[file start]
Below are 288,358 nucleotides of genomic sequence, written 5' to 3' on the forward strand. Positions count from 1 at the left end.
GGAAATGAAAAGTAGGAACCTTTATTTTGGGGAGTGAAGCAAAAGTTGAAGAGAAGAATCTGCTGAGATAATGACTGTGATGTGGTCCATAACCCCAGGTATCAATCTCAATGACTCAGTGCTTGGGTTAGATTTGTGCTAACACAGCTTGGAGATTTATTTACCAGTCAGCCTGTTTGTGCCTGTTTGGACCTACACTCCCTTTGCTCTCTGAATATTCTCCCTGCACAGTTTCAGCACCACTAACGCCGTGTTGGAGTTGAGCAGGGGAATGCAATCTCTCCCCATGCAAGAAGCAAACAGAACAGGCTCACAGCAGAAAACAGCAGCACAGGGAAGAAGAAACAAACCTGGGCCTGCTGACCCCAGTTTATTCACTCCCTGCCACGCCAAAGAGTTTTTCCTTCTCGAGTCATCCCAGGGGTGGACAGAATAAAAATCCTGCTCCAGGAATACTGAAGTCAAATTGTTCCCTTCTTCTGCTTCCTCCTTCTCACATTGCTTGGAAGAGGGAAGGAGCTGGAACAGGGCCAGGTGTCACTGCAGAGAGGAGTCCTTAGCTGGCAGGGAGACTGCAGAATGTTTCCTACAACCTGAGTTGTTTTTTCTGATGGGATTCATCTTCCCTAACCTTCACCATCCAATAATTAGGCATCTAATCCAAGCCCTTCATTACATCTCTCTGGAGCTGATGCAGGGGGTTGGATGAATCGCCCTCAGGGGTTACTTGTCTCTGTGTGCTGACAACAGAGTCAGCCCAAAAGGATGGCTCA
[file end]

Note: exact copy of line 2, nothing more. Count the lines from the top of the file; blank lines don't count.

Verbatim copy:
GGAAATGAAAAGTAGGAACCTTTATTTTGGGGAGTGAAGCAAAAGTTGAAGAGAAGAATCTGCTGAGATAATGACTGTGATGTGGTCCATAACCCCAGGTATCAATCTCAATGACTCAGTGCTTGGGTTAGATTTGTGCTAACACAGCTTGGAGATTTATTTACCAGTCAGCCTGTTTGTGCCTGTTTGGACCTACACTCCCTTTGCTCTCTGAATATTCTCCCTGCACAGTTTCAGCACCACTAACGCCGTGTTGGAGTTGAGCAGGGGAATGCAATCTCTCCCCATGCAAGAAGCAAACAGAACAGGCTCACAGCAGAAAACAGCAGCACAGGGAAGAAGAAACAAACCTGGGCCTGCTGACCCCAGTTTATTCACTCCCTGCCACGCCAAAGAGTTTTTCCTTCTCGAGTCATCCCAGGGGTGGACAGAATAAAAATCCTGCTCCAGGAATACTGAAGTCAAATTGTTCCCTTCTTCTGCTTCCTCCTTCTCACATTGCTTGGAAGAGGGAAGGAGCTGGAACAGGGCCAGGTGTCACTGCAGAGAGGAGTCCTTAGCTGGCAGGGAGACTGCAGAATGTTTCCTACAACCTGAGTTGTTTTTTCTGATGGGATTCATCTTCCCTAACCTTCACCATCCAATAATTAGGCATCTAATCCAAGCCCTTCATTACATCTCTCTGGAGCTGATGCAGGGGGTTGGATGAATCGCCCTCAGGGGTTACTTGTCTCTGTGTGCTGACAACAGAGTCAGCCCAAAAGGATGGCTCA